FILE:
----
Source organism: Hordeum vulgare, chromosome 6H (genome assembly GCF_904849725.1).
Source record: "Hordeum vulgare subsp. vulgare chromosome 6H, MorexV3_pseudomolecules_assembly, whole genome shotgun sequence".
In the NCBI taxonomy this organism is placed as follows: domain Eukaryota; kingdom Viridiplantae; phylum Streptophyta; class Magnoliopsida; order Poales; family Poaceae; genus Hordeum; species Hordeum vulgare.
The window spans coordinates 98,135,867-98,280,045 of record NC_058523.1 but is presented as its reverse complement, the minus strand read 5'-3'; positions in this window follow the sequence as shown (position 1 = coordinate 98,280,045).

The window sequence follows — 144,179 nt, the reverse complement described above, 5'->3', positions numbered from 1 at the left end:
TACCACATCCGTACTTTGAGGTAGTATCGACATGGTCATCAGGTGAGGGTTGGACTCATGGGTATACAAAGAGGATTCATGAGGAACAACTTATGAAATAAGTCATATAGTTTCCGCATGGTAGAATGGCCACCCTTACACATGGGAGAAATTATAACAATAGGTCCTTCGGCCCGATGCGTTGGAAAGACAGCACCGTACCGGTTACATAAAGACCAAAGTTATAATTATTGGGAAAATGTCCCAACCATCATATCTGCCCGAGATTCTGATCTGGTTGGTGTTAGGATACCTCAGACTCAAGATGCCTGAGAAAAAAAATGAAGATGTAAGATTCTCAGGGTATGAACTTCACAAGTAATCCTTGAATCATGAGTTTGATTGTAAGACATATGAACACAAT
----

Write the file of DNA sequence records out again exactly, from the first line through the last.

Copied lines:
Source organism: Hordeum vulgare, chromosome 6H (genome assembly GCF_904849725.1).
Source record: "Hordeum vulgare subsp. vulgare chromosome 6H, MorexV3_pseudomolecules_assembly, whole genome shotgun sequence".
In the NCBI taxonomy this organism is placed as follows: domain Eukaryota; kingdom Viridiplantae; phylum Streptophyta; class Magnoliopsida; order Poales; family Poaceae; genus Hordeum; species Hordeum vulgare.
The window spans coordinates 98,135,867-98,280,045 of record NC_058523.1 but is presented as its reverse complement, the minus strand read 5'-3'; positions in this window follow the sequence as shown (position 1 = coordinate 98,280,045).

The window sequence follows — 144,179 nt, the reverse complement described above, 5'->3', positions numbered from 1 at the left end:
TACCACATCCGTACTTTGAGGTAGTATCGACATGGTCATCAGGTGAGGGTTGGACTCATGGGTATACAAAGAGGATTCATGAGGAACAACTTATGAAATAAGTCATATAGTTTCCGCATGGTAGAATGGCCACCCTTACACATGGGAGAAATTATAACAATAGGTCCTTCGGCCCGATGCGTTGGAAAGACAGCACCGTACCGGTTACATAAAGACCAAAGTTATAATTATTGGGAAAATGTCCCAACCATCATATCTGCCCGAGATTCTGATCTGGTTGGTGTTAGGATACCTCAGACTCAAGATGCCTGAGAAAAAAAATGAAGATGTAAGATTCTCAGGGTATGAACTTCACAAGTAATCCTTGAATCATGAGTTTGATTGTAAGACATATGAACACAAT